(THIS ARTICLE IS COURTESY OF THE WASHINGTON POST)

A 7-year-old told her bus driver she couldn’t wake her parents. Police found them dead at home.

October 5 at 6:46 AM

7-year-old told her bus driver she couldn’t wake her parents. Police found them dead at home.

Two parents were found dead of suspected drug overdoses after their 7-year-old child told her bus driver she couldn’t wake them, according to authorities in McKeesport, Pa. (WPXI)

For more than a day, the 7-year-old girl had been trying to wake her parents.

Dutifully, she got dressed in their apartment outside Pittsburgh on Monday morning and went to school, keeping her worries to herself. But on the bus ride home, McKeesport, Pa., police say, she told the driver she’d been unable to rouse the adults in her house.

Inside the home, authorities found the bodies of Christopher Dilly, 26, and Jessica Lally, 25, dead of suspected drug overdoses, according to police.

Also inside the home were three other children — ages 5 years, 3 years and 9 months.

The children were unharmed but still taken to a hospital to be checked out, then placed with the county’s department of children, youth and families.

The case cast a light on Allegheny County’s epidemic of drug overdoses — and their impact on families.

“There is an opioid overdose epidemic in the U.S., and Allegheny County is not immune,” county health officials said in a recent report.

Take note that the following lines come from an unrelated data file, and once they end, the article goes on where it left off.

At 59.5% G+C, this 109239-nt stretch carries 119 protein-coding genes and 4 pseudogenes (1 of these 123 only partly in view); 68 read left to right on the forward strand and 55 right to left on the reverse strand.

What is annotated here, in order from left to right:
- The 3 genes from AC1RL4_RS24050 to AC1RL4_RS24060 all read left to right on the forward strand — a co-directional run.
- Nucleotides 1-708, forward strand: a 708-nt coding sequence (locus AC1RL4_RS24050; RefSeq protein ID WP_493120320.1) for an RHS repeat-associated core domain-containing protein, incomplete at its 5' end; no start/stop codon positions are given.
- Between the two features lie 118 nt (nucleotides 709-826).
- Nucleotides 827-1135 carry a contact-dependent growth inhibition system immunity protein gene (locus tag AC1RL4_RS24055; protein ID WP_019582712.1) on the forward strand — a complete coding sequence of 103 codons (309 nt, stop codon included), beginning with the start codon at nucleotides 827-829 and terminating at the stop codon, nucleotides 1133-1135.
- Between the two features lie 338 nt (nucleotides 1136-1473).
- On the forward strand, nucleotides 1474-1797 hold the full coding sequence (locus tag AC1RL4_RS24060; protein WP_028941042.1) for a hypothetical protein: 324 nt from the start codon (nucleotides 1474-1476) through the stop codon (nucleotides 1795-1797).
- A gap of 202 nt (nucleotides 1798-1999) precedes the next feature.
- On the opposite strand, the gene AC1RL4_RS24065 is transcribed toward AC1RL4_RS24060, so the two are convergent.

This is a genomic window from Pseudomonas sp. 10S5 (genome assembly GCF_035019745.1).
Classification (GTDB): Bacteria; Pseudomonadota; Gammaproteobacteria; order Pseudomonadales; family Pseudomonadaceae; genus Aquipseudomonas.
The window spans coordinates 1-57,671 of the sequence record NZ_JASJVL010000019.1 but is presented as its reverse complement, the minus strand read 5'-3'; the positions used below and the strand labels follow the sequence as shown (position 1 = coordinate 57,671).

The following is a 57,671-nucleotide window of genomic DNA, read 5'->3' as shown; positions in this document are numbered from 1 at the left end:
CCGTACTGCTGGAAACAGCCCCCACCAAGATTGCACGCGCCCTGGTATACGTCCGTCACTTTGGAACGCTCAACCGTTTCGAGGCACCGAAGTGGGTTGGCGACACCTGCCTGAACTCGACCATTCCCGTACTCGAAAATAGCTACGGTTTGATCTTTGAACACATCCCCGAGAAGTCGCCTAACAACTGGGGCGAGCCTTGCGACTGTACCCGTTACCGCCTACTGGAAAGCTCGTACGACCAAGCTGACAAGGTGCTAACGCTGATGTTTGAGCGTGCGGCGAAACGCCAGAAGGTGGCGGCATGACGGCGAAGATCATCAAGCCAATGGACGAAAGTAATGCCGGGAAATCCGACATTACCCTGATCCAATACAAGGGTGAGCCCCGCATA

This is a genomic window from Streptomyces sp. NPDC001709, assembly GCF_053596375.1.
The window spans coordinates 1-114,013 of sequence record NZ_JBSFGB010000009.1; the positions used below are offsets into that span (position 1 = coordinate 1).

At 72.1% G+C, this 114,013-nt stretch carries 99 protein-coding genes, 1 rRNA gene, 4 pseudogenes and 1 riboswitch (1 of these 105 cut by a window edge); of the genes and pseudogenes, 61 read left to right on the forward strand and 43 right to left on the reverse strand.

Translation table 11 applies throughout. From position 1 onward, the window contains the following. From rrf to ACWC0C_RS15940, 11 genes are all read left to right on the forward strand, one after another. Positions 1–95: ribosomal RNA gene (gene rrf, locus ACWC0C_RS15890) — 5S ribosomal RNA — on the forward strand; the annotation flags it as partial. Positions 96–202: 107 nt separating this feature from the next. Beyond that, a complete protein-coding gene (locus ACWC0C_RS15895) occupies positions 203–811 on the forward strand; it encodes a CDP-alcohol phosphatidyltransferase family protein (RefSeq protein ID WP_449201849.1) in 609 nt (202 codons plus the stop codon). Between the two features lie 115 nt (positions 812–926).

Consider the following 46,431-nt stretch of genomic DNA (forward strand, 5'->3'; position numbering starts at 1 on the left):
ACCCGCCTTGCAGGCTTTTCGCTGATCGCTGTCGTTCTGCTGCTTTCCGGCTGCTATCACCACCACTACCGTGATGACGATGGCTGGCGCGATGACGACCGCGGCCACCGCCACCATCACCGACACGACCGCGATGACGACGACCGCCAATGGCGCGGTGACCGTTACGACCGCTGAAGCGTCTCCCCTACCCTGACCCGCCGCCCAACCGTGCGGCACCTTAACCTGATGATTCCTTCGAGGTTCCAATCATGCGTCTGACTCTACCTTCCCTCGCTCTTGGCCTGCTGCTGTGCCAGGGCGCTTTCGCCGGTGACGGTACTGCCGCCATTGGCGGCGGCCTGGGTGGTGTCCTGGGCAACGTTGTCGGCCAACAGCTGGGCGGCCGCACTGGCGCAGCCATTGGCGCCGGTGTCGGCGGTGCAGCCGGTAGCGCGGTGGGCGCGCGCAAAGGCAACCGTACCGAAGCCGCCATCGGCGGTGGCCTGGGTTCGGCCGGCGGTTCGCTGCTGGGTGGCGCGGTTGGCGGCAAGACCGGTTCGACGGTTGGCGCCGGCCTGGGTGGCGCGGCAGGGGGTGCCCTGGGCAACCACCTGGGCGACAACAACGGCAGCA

There were 422 opioid-overdose deaths in Allegheny County last year, according to the report — the largest death toll in county history. “And the upward trend continues.”

The report noted that Allegheny County, which includes McKeesport and the city of Pittsburgh, “has experienced fatal overdose rates higher than those seen throughout Pennsylvania and many other states” during the past decade.

Illustrating their point, authorities told NBC affiliate WPXI that the double overdose at the 7-year-old’s home was the second they had responded to on that block in less than a day.

Speaking before the state legislature last week in Harrisburg, Gov. Tom Wolf (D) told lawmakers that the opioid epidemic facing Pennsylvania is “a public health crisis, the likes of which we have not before seen. Every day, we lose 10 Pennsylvanians to the disease of addiction. This disease does not have compassion, or show regard for status, gender, race or borders.